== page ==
Crying and grief

Crying is a normal and natural response to grief, but sometimes people worry they are not crying enough or ask us ‘how can I stop crying’?

Tears are a natural expression of grief. But there is a wide variety in how much people cry after someone dies. Sometimes people worry about the amount they are crying, or want to manage their tears. Here we answer some of the most common questions and experiences.

Emotional tears in general have a function in helping you feel better. They can help relieve stress and release emotions.

Grief tears can be a bit different, because when someone dies it is some of the worst emotional pain that you go through. Just ‘having a good cry’ is not going to make the pain go away, although sometimes letting your feelings out can be a relief.

Tears contain stress hormones and other toxins, and crying can help let these out of the body. Scientists have found that grief tears are actually different to other tears and may even be more ‘sticky’. These sticky tears can be a signal to others that we need support.

Crying can be a way of connecting with others. Sharing tears can also help us bond with others who might be feeling the same loss, or just feeling sad because they care about us.

In the early days after someone dies many people feel numb. The loss doesn’t seem real. This is a normal and protective response to a huge emotional shock. Usually after a time the feelings come, and with them tears and crying.

Not everyone shows or lets out their feelings in the same way. A few people may not cry at all. But if not crying at all is because you are still not able to feel anything some time after someone dies, it may be time to ask for some help.

Firstly don’t worry. The amount you cry is not a reflection on how much you care about the person that died.

When you’re grieving it’s normal to switch between two ‘modes’. One where you focus on moving forward and coping the practical issues of life without the person that died, and one where you are thinking about and focussing on your loss. This second mode can often, but not always, involve crying.

Most people do find that tears come in time. Although you can’t force them it might help you to set aside some time to sit with your grief. Allow yourself to think about the person you have lost, and the memories you shared. You could also try visiting places that were meaningful to you, or sharing your memories with others that knew them.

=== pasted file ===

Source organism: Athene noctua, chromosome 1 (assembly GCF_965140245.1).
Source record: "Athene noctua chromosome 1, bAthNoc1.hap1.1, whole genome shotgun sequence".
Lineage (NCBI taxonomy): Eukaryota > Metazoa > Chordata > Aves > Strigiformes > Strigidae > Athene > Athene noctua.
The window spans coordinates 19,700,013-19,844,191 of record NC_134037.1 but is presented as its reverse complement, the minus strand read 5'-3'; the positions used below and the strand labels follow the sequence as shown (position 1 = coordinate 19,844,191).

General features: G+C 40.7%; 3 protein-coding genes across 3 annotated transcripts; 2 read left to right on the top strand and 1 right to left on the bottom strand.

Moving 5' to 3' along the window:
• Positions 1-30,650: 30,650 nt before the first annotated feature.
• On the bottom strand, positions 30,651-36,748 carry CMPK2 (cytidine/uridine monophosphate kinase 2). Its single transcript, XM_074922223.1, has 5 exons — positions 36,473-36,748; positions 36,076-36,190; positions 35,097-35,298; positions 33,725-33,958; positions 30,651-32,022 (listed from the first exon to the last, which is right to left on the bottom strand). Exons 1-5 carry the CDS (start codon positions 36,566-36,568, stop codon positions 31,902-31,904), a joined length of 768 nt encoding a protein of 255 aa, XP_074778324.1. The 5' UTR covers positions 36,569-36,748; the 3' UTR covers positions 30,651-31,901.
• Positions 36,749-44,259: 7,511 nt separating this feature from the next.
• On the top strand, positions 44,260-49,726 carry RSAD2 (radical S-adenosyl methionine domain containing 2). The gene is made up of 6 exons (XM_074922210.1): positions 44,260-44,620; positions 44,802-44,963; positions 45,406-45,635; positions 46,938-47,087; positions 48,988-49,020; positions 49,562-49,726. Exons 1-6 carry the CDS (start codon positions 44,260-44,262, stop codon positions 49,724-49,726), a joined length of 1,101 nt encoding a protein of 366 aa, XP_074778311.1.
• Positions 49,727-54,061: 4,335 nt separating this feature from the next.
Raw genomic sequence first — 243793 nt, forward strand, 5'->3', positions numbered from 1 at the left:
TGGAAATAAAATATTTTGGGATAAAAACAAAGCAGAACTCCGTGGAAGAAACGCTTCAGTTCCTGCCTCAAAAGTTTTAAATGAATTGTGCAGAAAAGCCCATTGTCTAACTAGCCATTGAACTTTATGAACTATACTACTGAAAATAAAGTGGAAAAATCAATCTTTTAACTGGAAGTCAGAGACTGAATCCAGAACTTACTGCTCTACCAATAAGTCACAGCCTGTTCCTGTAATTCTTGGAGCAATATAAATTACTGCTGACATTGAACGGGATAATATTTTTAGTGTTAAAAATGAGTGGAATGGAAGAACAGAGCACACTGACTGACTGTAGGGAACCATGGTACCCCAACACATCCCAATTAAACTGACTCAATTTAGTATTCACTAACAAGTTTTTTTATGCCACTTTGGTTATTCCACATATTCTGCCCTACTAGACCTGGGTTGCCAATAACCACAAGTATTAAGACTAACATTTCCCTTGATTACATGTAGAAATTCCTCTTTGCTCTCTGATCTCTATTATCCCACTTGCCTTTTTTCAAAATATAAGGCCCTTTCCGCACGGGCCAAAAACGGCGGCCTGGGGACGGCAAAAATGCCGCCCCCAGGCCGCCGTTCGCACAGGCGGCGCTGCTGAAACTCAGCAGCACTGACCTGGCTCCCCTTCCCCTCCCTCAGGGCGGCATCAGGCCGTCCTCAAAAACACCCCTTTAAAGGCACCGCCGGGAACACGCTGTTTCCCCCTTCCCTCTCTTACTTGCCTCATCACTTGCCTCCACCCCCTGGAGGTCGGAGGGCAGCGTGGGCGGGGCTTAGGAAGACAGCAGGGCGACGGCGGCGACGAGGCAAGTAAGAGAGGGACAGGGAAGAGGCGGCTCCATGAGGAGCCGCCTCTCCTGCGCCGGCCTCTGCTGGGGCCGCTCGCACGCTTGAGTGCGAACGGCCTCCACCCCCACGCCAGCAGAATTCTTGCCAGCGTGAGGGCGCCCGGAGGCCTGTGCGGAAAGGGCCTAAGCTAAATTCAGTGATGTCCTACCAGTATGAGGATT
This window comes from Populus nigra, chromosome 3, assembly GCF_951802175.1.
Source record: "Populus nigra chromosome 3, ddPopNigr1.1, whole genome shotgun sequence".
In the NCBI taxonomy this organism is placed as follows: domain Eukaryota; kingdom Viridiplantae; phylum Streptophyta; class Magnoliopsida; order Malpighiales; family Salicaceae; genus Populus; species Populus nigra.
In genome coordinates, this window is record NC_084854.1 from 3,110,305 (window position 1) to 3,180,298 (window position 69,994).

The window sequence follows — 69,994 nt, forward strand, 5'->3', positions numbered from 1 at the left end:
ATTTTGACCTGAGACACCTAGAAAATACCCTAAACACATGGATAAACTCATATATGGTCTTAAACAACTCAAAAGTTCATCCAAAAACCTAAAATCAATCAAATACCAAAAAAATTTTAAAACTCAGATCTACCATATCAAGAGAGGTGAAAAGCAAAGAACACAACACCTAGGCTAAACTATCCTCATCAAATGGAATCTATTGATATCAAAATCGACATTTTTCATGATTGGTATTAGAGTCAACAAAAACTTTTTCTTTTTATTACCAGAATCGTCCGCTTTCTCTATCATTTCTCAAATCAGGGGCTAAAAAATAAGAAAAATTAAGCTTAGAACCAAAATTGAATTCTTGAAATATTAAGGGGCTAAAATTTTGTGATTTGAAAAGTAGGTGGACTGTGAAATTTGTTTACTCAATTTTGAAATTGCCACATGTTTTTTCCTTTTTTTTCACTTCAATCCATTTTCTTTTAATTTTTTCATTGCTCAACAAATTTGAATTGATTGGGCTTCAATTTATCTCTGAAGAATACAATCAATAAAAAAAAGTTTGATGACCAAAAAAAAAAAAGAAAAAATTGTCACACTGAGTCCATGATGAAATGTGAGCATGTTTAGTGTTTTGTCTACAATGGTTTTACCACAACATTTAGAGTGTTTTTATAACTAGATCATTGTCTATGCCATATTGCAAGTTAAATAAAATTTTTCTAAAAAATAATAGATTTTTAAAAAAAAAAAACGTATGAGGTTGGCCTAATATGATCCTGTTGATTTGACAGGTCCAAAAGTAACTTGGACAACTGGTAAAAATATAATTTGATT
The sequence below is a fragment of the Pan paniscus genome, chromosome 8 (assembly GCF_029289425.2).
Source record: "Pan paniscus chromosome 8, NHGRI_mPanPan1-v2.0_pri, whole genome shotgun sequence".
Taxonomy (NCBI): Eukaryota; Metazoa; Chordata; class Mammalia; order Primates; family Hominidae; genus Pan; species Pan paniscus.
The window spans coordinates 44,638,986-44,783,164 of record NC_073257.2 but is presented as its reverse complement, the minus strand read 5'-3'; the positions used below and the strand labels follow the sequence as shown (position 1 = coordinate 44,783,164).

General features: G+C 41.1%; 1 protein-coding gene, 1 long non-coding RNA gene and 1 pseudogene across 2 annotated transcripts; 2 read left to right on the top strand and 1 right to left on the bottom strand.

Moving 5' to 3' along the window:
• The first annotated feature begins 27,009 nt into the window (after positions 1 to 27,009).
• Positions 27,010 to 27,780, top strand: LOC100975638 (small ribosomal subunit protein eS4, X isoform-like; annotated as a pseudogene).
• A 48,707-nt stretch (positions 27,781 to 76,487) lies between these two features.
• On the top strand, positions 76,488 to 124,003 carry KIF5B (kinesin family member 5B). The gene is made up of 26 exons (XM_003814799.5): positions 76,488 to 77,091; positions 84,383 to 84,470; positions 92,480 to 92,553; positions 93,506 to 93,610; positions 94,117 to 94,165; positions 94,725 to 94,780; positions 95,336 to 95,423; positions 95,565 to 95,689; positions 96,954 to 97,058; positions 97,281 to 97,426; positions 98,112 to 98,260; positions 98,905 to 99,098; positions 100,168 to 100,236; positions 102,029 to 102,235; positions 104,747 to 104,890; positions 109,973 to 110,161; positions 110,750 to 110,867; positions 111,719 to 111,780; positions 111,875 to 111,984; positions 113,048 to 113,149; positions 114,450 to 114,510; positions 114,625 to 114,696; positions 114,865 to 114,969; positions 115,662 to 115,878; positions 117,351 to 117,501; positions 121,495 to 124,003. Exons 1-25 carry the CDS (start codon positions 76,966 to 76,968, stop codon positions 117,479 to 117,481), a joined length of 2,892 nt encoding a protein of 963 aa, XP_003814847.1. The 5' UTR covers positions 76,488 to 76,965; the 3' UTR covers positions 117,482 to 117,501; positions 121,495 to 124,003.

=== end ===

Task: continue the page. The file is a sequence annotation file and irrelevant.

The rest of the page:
Music can have a very direct link to our emotions, so you could try listening to something that was meaningful to them. Even if tears don’t come you will be honouring your emotional connection to them.

Crying is natural and normal so don’t worry about the amount you are crying.

Many people find the crying after someone dies to be overwhelming and may even be frightened by the strength of their emotions. But most people, in time, find that the amount they cry does reduce and become more manageable. They are able to think about the person who died and feel their emotions without being overcome.

It might help to keep a journal so that you can see that things are slowly changing over time. If after some months you are finding it very hard to cope with life, and the feelings are still as overwhelming, it might be time to seek help from Cruse or another organisation.

Crying is healthy and normal but there may be times when you would prefer to control or stop your tears, in public or at work. You could try the following.

Take deep breaths: Focus on your breathing and take slow, deep breaths. Inhale deeply through your nose, hold the breath for a few seconds, and then exhale slowly through your mouth.

Find a private space: if possible, find a private area where you can gather your thoughts and allow yourself a moment to recover.

Distract yourself: Count backwards from 100, recite a poem or song lyrics in your head, or focus on your senses and what is around you.

Use cold water: Splash cold water on your face or hold a cold object, such as a chilled water bottle or a tissue soaked in cold water, against your skin.

If none of this works, don’t feel guilty or wrong for showing your emotions. We will all go through bereavement and difficult times in life. Most people will understand. If anyone reacts badly it’s probably because they are uncomfortable and don’t know how to help you.

If someone is crying the most helpful thing is just to be there for them. Let them know it’s okay to cry. Give them time. You could offer some gentle reassurance, such as ‘It’s OK’, ‘I’m here’ and ‘take your time.’

If appropriate you can hold their hand or offer a hug. A tissue or some water might also be welcome.

When they are ready to talk, they may want to talk about the person that died or share memories. Try and  focus on listening. You can’t take their pain away but you can be with them.

Remember that healing takes time: grief is a personal journey, and it takes time to heal. Avoid pressuring anyone to “move on” quickly.

Supporting someone through grief can be emotionally draining. Remember to take care of yourself too and seek support from others if needed.

Talk to us

We’re here to support you while you’re grieving. Find out the ways we can help.